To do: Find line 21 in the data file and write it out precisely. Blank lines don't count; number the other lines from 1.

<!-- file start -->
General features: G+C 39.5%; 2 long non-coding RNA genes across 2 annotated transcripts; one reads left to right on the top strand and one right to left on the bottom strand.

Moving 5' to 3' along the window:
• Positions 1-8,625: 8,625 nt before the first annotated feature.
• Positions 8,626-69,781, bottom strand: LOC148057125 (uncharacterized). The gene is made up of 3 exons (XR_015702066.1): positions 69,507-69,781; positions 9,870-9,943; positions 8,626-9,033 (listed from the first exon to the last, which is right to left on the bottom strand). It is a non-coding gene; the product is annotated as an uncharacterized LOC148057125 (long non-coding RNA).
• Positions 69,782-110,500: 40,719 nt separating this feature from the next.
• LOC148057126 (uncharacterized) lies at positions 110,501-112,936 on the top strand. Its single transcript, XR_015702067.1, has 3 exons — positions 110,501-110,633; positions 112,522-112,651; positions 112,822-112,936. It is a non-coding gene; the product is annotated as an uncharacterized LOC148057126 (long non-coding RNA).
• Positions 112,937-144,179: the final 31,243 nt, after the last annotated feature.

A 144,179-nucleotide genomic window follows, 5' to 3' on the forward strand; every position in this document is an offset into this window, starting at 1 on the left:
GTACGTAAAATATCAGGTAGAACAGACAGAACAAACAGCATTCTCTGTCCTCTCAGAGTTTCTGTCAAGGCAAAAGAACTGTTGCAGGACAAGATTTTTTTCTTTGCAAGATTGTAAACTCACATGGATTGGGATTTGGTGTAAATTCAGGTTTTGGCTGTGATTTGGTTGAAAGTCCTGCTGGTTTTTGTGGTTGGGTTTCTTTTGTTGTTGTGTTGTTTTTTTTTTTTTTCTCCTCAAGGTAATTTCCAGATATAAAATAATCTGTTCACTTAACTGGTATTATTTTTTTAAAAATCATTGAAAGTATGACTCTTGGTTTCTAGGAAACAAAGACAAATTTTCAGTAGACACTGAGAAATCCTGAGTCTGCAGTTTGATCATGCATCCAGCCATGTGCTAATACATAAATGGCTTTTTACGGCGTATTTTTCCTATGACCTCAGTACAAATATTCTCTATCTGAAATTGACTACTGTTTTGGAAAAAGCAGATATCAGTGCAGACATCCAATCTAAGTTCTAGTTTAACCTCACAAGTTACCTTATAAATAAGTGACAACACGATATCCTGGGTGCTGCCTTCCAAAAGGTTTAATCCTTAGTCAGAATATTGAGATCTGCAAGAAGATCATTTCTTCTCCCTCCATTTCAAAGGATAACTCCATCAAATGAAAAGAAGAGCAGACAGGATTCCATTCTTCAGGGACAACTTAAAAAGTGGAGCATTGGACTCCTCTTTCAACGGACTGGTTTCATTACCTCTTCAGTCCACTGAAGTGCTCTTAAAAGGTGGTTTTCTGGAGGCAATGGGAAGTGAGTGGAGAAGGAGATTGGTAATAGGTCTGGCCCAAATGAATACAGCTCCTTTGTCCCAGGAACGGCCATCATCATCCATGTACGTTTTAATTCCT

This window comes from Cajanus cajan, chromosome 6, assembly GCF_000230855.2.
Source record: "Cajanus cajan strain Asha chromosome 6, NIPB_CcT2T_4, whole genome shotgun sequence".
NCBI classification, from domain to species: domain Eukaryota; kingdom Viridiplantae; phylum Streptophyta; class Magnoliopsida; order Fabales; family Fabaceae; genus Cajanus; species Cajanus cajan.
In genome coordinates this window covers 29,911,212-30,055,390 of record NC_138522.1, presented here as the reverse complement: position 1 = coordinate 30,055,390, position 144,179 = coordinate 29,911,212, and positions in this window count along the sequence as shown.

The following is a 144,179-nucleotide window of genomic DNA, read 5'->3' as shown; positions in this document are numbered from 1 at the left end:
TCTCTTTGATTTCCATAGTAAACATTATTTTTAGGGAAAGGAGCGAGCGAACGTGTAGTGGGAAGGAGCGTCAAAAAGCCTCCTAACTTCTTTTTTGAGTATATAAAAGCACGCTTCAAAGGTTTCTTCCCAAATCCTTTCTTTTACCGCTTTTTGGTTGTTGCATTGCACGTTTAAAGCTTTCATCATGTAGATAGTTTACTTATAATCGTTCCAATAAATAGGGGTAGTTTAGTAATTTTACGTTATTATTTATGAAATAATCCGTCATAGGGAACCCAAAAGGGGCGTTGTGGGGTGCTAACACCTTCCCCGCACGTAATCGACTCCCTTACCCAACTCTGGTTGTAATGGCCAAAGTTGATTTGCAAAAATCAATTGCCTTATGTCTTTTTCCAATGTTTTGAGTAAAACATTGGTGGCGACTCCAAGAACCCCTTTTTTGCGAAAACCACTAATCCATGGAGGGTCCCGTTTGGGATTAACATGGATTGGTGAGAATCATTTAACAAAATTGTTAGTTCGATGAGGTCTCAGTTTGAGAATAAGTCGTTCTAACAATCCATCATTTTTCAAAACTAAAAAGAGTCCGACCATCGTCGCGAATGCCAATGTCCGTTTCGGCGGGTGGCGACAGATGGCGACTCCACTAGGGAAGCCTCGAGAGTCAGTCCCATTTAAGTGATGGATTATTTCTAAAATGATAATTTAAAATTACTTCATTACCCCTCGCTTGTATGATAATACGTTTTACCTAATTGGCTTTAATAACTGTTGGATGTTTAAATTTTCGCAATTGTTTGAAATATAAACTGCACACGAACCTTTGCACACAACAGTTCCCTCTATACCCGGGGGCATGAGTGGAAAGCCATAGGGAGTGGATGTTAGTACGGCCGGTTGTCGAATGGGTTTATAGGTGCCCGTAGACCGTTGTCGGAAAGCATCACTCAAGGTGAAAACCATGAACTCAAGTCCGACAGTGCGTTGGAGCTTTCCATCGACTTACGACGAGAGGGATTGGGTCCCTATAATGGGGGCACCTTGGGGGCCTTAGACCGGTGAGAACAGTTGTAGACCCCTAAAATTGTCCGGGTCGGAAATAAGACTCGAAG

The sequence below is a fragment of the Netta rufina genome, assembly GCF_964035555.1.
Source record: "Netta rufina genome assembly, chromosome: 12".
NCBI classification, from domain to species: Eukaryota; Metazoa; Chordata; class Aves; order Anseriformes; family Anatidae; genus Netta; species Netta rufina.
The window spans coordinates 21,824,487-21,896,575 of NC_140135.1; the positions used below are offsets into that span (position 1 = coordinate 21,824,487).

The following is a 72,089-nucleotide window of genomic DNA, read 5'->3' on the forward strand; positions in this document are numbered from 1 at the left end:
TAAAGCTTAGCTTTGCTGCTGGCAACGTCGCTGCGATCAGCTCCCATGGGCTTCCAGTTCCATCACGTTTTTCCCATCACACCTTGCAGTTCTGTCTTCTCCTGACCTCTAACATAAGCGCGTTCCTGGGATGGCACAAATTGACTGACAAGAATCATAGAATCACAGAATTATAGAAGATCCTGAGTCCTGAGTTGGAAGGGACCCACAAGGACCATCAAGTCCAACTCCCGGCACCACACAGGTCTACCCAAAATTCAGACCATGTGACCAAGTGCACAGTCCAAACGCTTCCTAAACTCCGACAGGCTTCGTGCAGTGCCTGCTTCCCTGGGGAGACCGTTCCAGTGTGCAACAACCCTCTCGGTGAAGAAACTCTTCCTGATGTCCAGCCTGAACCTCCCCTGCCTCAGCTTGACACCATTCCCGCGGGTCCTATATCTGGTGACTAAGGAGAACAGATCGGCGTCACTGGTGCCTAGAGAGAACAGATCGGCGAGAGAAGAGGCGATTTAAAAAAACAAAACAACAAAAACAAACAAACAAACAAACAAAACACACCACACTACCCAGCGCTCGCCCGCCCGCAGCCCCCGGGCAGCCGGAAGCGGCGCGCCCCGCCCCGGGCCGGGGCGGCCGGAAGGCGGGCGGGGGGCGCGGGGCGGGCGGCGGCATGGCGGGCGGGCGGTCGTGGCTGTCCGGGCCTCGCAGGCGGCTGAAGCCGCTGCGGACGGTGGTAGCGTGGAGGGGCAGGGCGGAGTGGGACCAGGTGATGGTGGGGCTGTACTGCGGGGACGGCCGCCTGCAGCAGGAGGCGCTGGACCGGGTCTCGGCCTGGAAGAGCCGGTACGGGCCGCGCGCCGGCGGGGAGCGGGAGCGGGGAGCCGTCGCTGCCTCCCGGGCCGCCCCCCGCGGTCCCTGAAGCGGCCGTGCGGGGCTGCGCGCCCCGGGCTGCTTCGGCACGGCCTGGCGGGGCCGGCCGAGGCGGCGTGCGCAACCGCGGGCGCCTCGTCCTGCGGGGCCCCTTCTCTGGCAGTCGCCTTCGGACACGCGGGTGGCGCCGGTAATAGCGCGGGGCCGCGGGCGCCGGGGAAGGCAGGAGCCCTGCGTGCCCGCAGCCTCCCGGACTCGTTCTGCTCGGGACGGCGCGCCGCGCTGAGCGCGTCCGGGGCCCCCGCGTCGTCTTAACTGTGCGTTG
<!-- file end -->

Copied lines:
TAAAGCTTAGCTTTGCTGCTGGCAACGTCGCTGCGATCAGCTCCCATGGGCTTCCAGTTCCATCACGTTTTTCCCATCACACCTTGCAGTTCTGTCTTCTCCTGACCTCTAACATAAGCGCGTTCCTGGGATGGCACAAATTGACTGACAAGAATCATAGAATCACAGAATTATAGAAGATCCTGAGTCCTGAGTTGGAAGGGACCCACAAGGACCATCAAGTCCAACTCCCGGCACCACACAGGTCTACCCAAAATTCAGACCATGTGACCAAGTGCACAGTCCAAACGCTTCCTAAACTCCGACAGGCTTCGTGCAGTGCCTGCTTCCCTGGGGAGACCGTTCCAGTGTGCAACAACCCTCTCGGTGAAGAAACTCTTCCTGATGTCCAGCCTGAACCTCCCCTGCCTCAGCTTGACACCATTCCCGCGGGTCCTATATCTGGTGACTAAGGAGAACAGATCGGCGTCACTGGTGCCTAGAGAGAACAGATCGGCGAGAGAAGAGGCGATTTAAAAAAACAAAACAACAAAAACAAACAAACAAACAAACAAAACACACCACACTACCCAGCGCTCGCCCGCCCGCAGCCCCCGGGCAGCCGGAAGCGGCGCGCCCCGCCCCGGGCCGGGGCGGCCGGAAGGCGGGCGGGGGGCGCGGGGCGGGCGGCGGCATGGCGGGCGGGCGGTCGTGGCTGTCCGGGCCTCGCAGGCGGCTGAAGCCGCTGCGGACGGTGGTAGCGTGGAGGGGCAGGGCGGAGTGGGACCAGGTGATGGTGGGGCTGTACTGCGGGGACGGCCGCCTGCAGCAGGAGGCGCTGGACCGGGTCTCGGCCTGGAAGAGCCGGTACGGGCCGCGCGCCGGCGGGGAGCGGGAGCGGGGAGCCGTCGCTGCCTCCCGGGCCGCCCCCCGCGGTCCCTGAAGCGGCCGTGCGGGGCTGCGCGCCCCGGGCTGCTTCGGCACGGCCTGGCGGGGCCGGCCGAGGCGGCGTGCGCAACCGCGGGCGCCTCGTCCTGCGGGGCCCCTTCTCTGGCAGTCGCCTTCGGACACGCGGGTGGCGCCGGTAATAGCGCGGGGCCGCGGGCGCCGGGGAAGGCAGGAGCCCTGCGTGCCCGCAGCCTCCCGGACTCGTTCTGCTCGGGACGGCGCGCCGCGCTGAGCGCGTCCGGGGCCCCCGCGTCGTCTTAACTGTGCGTTG